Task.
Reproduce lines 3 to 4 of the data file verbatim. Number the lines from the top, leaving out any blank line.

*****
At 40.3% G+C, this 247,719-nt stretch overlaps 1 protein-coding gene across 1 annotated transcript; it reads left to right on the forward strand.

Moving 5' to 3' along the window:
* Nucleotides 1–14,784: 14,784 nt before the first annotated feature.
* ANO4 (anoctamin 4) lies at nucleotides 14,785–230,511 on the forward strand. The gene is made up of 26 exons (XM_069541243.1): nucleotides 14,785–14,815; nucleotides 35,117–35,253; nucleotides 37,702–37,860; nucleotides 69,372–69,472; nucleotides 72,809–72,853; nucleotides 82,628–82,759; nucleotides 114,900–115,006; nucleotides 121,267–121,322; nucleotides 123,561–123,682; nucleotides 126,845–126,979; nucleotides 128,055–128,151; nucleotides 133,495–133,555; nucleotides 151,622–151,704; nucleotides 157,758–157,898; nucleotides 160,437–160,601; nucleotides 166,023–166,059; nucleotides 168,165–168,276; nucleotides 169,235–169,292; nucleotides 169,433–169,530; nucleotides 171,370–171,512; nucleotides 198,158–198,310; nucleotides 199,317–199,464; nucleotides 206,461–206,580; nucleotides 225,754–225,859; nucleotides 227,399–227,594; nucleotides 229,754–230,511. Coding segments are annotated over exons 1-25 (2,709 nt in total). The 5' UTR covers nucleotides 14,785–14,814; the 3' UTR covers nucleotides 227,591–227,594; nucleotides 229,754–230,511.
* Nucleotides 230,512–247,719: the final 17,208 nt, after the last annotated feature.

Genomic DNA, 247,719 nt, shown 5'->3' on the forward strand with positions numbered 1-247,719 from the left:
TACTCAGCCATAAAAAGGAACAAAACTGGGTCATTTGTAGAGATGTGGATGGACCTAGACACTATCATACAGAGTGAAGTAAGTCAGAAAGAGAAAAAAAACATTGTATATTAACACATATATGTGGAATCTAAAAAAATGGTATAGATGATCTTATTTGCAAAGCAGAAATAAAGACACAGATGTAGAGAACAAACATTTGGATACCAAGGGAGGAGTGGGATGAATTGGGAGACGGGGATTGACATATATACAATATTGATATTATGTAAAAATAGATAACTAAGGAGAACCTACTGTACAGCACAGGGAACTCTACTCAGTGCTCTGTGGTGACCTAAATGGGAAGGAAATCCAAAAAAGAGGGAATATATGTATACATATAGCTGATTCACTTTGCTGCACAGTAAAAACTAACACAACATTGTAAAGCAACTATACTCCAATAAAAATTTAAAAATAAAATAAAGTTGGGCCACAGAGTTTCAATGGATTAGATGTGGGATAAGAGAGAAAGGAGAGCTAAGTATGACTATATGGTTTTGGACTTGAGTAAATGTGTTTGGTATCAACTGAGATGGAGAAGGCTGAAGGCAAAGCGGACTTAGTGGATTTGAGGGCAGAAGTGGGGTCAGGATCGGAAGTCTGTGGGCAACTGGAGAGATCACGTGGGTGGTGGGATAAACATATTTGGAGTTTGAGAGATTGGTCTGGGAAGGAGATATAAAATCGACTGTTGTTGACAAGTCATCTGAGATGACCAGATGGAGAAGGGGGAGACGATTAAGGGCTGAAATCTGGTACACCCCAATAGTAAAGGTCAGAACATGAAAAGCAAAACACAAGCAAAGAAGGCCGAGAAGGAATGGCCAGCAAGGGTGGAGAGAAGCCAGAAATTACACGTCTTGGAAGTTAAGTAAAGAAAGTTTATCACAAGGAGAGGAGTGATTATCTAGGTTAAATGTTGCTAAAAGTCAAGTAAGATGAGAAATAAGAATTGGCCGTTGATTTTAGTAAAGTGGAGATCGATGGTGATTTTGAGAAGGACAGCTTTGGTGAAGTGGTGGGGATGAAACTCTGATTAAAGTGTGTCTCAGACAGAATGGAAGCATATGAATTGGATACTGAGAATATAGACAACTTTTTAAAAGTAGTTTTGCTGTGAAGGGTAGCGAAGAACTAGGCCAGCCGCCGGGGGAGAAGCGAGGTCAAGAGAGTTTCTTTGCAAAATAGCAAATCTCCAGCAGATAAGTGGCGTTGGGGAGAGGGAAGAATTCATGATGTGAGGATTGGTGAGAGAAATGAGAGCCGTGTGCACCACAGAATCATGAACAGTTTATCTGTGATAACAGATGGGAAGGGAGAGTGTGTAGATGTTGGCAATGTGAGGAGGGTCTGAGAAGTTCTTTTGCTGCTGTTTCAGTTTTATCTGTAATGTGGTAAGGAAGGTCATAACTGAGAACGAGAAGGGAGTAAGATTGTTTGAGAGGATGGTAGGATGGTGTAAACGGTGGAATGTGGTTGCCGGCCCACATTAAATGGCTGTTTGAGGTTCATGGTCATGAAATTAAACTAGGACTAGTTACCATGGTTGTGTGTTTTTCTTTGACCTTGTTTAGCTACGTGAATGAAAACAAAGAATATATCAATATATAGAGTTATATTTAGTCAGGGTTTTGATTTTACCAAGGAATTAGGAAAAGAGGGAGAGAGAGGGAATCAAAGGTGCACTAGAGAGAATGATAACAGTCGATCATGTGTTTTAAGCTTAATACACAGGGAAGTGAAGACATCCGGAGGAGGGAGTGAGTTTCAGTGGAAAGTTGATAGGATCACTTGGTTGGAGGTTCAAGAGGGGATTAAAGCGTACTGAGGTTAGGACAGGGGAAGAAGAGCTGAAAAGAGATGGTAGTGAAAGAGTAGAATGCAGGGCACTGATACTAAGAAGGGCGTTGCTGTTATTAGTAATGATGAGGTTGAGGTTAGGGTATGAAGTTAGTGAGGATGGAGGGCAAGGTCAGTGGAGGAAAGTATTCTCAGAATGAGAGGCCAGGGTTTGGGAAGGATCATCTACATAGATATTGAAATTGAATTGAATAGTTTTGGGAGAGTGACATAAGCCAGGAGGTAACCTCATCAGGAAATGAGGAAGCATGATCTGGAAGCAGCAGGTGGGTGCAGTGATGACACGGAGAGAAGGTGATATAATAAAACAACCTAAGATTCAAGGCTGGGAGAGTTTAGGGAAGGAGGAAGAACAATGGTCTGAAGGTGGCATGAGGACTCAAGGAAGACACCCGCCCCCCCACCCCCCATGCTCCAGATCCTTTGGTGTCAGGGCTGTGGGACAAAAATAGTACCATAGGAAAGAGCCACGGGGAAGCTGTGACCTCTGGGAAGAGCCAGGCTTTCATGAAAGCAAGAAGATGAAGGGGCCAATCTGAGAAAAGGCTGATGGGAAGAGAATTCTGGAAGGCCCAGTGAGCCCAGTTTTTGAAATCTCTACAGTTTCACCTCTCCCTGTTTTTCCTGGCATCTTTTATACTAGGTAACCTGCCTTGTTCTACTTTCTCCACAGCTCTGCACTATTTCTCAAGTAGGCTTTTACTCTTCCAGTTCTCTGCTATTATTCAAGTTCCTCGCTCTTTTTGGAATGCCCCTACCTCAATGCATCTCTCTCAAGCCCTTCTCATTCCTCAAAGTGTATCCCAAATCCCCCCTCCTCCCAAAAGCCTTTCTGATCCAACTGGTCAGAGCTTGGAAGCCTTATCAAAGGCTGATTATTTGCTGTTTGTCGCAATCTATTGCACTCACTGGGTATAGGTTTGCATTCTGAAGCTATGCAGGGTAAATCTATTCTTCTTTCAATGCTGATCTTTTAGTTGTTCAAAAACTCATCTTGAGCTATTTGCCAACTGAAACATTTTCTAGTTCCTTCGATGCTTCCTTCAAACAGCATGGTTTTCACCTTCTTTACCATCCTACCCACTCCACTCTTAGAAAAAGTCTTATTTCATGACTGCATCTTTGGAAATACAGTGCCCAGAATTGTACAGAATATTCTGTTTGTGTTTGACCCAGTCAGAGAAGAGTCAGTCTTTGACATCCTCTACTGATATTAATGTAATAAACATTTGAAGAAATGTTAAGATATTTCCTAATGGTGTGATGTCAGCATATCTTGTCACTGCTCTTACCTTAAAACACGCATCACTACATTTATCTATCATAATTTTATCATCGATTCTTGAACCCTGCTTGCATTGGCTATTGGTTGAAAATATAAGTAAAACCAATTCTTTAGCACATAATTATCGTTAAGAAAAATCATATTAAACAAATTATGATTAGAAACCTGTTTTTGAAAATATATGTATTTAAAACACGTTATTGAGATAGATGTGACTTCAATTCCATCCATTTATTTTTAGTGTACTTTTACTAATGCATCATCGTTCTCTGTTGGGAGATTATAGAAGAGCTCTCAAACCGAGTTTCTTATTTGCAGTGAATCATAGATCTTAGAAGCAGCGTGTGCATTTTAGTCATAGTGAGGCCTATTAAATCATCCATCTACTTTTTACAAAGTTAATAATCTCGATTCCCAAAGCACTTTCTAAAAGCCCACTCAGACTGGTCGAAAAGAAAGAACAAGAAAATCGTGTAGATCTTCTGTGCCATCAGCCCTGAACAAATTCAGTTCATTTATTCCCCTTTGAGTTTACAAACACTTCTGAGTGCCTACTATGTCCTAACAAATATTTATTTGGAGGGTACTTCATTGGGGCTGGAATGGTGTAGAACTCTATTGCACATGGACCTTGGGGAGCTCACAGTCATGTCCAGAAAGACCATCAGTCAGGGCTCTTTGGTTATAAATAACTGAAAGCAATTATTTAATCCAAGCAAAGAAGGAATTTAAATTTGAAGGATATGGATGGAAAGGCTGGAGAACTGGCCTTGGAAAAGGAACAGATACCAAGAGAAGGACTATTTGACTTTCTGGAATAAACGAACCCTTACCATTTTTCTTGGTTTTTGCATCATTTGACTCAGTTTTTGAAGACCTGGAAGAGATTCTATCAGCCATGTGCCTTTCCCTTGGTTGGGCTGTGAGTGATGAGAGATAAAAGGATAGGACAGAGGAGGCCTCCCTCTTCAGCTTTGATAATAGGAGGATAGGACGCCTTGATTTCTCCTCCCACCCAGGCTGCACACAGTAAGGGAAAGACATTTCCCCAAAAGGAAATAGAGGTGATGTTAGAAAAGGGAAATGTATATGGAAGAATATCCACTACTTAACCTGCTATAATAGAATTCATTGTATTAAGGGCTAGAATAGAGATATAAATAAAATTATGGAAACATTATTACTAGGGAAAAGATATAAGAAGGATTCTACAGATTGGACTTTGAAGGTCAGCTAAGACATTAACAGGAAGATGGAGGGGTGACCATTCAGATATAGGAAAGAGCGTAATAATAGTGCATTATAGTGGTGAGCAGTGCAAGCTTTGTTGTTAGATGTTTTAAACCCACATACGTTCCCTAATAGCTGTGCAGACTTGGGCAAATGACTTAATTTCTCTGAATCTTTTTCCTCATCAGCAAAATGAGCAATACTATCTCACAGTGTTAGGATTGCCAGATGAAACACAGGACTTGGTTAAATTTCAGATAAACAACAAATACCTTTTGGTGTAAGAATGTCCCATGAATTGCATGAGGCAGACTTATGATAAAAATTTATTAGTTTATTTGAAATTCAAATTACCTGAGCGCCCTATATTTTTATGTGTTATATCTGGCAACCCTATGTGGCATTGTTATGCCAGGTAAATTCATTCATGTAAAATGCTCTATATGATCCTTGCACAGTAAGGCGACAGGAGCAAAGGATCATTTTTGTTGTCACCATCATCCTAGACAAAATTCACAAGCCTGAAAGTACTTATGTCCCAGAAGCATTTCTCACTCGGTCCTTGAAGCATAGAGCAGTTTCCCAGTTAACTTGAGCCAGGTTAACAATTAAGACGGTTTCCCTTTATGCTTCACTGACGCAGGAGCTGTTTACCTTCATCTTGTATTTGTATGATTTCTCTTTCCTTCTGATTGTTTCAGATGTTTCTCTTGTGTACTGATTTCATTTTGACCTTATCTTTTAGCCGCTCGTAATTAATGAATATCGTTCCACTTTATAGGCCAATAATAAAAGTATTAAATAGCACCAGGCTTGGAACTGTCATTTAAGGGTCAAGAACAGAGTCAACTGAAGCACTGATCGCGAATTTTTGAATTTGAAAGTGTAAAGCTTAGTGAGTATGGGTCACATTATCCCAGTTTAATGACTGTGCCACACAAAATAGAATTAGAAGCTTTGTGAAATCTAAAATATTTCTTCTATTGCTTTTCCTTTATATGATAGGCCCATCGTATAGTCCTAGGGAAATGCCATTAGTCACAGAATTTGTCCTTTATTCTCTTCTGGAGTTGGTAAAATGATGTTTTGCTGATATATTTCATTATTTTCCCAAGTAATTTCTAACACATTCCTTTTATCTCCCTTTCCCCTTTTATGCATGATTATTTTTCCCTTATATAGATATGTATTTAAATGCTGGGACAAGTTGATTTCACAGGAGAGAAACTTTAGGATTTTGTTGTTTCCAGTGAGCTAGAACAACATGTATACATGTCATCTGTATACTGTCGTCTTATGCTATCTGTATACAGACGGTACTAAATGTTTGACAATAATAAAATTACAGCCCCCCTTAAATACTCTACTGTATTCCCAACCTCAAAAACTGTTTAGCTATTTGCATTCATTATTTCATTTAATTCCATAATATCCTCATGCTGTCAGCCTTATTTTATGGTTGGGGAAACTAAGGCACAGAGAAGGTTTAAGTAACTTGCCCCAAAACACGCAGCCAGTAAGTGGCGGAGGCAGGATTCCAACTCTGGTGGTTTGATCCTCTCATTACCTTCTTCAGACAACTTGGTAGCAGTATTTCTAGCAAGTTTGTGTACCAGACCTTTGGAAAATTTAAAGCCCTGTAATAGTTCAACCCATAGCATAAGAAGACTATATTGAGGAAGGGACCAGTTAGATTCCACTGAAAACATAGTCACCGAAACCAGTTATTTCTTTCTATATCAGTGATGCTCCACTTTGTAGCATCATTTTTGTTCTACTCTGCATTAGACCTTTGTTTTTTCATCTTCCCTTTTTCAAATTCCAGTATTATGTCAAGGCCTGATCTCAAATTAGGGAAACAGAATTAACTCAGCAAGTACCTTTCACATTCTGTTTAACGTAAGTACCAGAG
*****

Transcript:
* Nucleotides 1–14,784: 14,784 nt before the first annotated feature.
* ANO4 (anoctamin 4) lies at nucleotides 14,785–230,511 on the forward strand. The gene is made up of 26 exons (XM_069541243.1): nucleotides 14,785–14,815; nucleotides 35,117–35,253; nucleotides 37,702–37,860; nucleotides 69,372–69,472; nucleotides 72,809–72,853; nucleotides 82,628–82,759; nucleotides 114,900–115,006; nucleotides 121,267–121,322; nucleotides 123,561–123,682; nucleotides 126,845–126,979; nucleotides 128,055–128,151; nucleotides 133,495–133,555; nucleotides 151,622–151,704; nucleotides 157,758–157,898; nucleotides 160,437–160,601; nucleotides 166,023–166,059; nucleotides 168,165–168,276; nucleotides 169,235–169,292; nucleotides 169,433–169,530; nucleotides 171,370–171,512; nucleotides 198,158–198,310; nucleotides 199,317–199,464; nucleotides 206,461–206,580; nucleotides 225,754–225,859; nucleotides 227,399–227,594; nucleotides 229,754–230,511. Coding segments are annotated over exons 1-25 (2,709 nt in total). The 5' UTR covers nucleotides 14,785–14,814; the 3' UTR covers nucleotides 227,591–227,594; nucleotides 229,754–230,511.